User Research for Taxonomy Part 3: Find Your Users

The following is an excerpt from an ebook I wrote with Rachel Price, User Research for Taxonomy Design. We wrote it as a companion piece to a presentation we gave at Taxonomy Bootcamp 2016, because we think there’s a lack of good information out there about generative qualitative research for taxonomy. In our book, we break it down into simple steps so you can do your own research.

There’s no user research without users, so you have to find some people to talk to. It’s worth taking a moment to be strategic about it and make sure you’re getting the best participants for your study.

Who do you want to talk to?

After you know what you want to find out, you can decide what kinds of participants will be the most helpful. As you come up with your ideal kinds of participants, try to avoid getting too specific. Often, clients will come up with a wish list of demographics, behaviors, and buying patterns that is both difficult to find in a random sampling of the public and isn’t actually helpful, because it’s much narrower than their actual user base.
If you’re working on an external project, don’t limit it to current customers, but be sure include the kinds of people you’d like to be your customers, also. Why aren’t those people using your services or buying you products? You may learn a lot from them.
On internal projects, you don’t have to limit your pool to everyone to the same department or in the same roles. It can be useful to talk to someone who works with a tool regularly as well as someone who trains other people on it, and someone who just learned it.

How many participants?

Try for four, there’s really no need to do more than twelve. Two are better than nothing. One is dangerous, because it’s not really “user research” it’s just “Lisa,” and you don’t have enough data to show you patterns.

Finding the right people

Recruiting is the process of finding volunteers who want to be part of your study. This is the first step in identifying who you’re going to be speaking to. There are two basic ways to conduct recruiting: by doing it yourself, or hiring a third party to do it for you.

You can do it yourself

You can always try to do your own recruiting, but we recommend it if:

  • You’re doing a very small study, or
  • The participants are a captive audience, like your coworkers or your client’s employees.

If it’s a manageable number of people from an audience you can easily tap into directly, then doing your own recruiting is fine. Keep in mind that when you do your own recruiting, you have to:

  • Find and contact possible participants (If you’re doing an internal study of your co-workers, this will be easy. If you’re trying to find a particular type of Snake Person skateboarder to interview them about their skateboarding habits, this part might be hard.)
  • Determine their eligibility
  • Schedule a time for them to be interviewed
  • Follow up with them prior to the interview to confirm they will show up
  • Contact them if they don’t show up and reschedule them
  • Find new participants to replace the ones that didn’t show up (really, there’s always one)
  • If using, distribute gratuities to the participants after they complete their participation

You can certainly decide to do your own recruiting for a larger study, but be warned, it’s an entire project by itself. Unless you love spending hours scheduling interviews, juggling calendars, and managing gratuities for a large study, we recommend letting an expert recruiter do this legwork for you.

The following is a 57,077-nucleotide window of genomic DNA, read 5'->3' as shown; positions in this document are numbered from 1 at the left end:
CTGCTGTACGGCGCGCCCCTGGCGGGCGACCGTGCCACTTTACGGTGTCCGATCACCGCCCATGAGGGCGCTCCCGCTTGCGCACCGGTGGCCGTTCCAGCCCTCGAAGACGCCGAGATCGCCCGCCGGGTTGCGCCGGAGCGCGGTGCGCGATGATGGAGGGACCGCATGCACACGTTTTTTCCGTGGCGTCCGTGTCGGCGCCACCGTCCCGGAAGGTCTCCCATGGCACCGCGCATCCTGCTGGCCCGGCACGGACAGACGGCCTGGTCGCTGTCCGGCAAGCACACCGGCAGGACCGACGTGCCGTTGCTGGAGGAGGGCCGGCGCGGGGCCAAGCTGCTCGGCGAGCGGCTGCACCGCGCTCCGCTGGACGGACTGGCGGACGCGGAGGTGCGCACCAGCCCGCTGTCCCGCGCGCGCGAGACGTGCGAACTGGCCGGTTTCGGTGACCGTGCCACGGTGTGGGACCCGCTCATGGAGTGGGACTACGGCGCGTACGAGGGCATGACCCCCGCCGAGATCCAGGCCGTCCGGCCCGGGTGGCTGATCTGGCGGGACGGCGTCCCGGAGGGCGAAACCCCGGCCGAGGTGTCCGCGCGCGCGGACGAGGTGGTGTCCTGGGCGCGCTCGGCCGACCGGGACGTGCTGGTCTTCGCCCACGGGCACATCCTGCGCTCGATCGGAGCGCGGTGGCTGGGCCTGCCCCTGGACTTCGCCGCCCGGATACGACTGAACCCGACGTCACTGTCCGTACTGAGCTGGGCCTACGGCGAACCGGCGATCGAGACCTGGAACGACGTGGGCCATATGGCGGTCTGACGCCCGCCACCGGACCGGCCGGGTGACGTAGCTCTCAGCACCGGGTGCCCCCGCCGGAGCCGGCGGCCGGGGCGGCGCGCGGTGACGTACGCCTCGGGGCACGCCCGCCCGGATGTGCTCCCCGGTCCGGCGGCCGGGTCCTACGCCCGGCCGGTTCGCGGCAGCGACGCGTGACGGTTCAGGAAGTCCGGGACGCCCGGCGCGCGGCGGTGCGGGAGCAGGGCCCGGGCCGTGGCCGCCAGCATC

Or you can get professional help

We really recommend using a recruiter when:

  • You want to talk to more than five people
  • You have strict parameters for recruitment
  • You’re pulling from an audience you don’t have direct access to.

Recruiters come at a cost (typically, with a charge per participant, a flat project management fee, and a fee per participant to distribute the gratuity), but for a large study, they’re invaluable. They will email participants the night before to remind them to show up, call participants who don’t come to their appointment, and handle rescheduling them or finding new participants as needed. We also recommend having them mail out the gratuities, if you’re using them.


A screener is a set of questions that you use to find participants who are highly qualified for your study. You can use a screener to narrow in on demographic targets, audience segments, or particular use-cases. You can use a screener to limit to a very particular use-case, or to make sure that you equally fill a variety of use-cases. For example, in one study, we needed to talk to people who aren’t in a creative job role, but use software to create visual media sometimes. The screener helped us to narrow in on that very particular use-case.

When do you need a screener?

You should always use a screener, unless you can confidently say that anyone you recruited would make sense for the study. If you’re working on an internal project, you can probably rely on your own or the client’s knowledge of their own people to pick the best participants, with a bit of general guidance. For most external projects, you will want to use a screener to validate participants.

How to write a screener

Start out by deciding what characteristics would make someone a good participant. Write out these qualities and use them to construct simple questions. A screener is easiest to use when there’s no room for interpretation, so you’re looking for multiple-choice questions, not essays.
For an internal, or less formal project, you might just ask someone a few questions via email to make sure they’re the right participant, or check with a stakeholder to make sure that the participant actually manages content, uses the system in question, etc.